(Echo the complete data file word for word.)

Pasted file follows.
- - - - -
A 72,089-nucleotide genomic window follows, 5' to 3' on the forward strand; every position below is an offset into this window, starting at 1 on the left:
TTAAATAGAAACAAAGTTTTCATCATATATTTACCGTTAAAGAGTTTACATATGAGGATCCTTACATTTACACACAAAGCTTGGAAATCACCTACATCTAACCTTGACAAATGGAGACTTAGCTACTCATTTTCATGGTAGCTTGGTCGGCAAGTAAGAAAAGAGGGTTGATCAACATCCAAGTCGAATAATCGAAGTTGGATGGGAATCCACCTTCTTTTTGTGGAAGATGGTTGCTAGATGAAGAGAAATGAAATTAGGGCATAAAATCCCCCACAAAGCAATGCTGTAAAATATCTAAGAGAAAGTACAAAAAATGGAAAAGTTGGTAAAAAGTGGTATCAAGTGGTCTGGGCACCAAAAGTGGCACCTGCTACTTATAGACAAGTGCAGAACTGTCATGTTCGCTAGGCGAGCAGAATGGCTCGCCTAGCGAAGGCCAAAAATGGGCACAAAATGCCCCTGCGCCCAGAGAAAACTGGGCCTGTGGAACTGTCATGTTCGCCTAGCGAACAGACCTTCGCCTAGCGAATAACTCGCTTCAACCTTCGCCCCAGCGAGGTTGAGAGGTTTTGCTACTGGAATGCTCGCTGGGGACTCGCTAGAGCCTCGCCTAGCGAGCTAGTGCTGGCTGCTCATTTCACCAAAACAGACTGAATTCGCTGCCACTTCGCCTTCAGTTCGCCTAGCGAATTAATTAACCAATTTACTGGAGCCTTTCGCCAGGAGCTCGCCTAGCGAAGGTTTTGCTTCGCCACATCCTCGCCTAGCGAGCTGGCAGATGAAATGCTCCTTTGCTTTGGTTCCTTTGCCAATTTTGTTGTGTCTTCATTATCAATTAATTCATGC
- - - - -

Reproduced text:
A 72,089-nucleotide genomic window follows, 5' to 3' on the forward strand; every position below is an offset into this window, starting at 1 on the left:
TTAAATAGAAACAAAGTTTTCATCATATATTTACCGTTAAAGAGTTTACATATGAGGATCCTTACATTTACACACAAAGCTTGGAAATCACCTACATCTAACCTTGACAAATGGAGACTTAGCTACTCATTTTCATGGTAGCTTGGTCGGCAAGTAAGAAAAGAGGGTTGATCAACATCCAAGTCGAATAATCGAAGTTGGATGGGAATCCACCTTCTTTTTGTGGAAGATGGTTGCTAGATGAAGAGAAATGAAATTAGGGCATAAAATCCCCCACAAAGCAATGCTGTAAAATATCTAAGAGAAAGTACAAAAAATGGAAAAGTTGGTAAAAAGTGGTATCAAGTGGTCTGGGCACCAAAAGTGGCACCTGCTACTTATAGACAAGTGCAGAACTGTCATGTTCGCTAGGCGAGCAGAATGGCTCGCCTAGCGAAGGCCAAAAATGGGCACAAAATGCCCCTGCGCCCAGAGAAAACTGGGCCTGTGGAACTGTCATGTTCGCCTAGCGAACAGACCTTCGCCTAGCGAATAACTCGCTTCAACCTTCGCCCCAGCGAGGTTGAGAGGTTTTGCTACTGGAATGCTCGCTGGGGACTCGCTAGAGCCTCGCCTAGCGAGCTAGTGCTGGCTGCTCATTTCACCAAAACAGACTGAATTCGCTGCCACTTCGCCTTCAGTTCGCCTAGCGAATTAATTAACCAATTTACTGGAGCCTTTCGCCAGGAGCTCGCCTAGCGAAGGTTTTGCTTCGCCACATCCTCGCCTAGCGAGCTGGCAGATGAAATGCTCCTTTGCTTTGGTTCCTTTGCCAATTTTGTTGTGTCTTCATTATCAATTAATTCATGC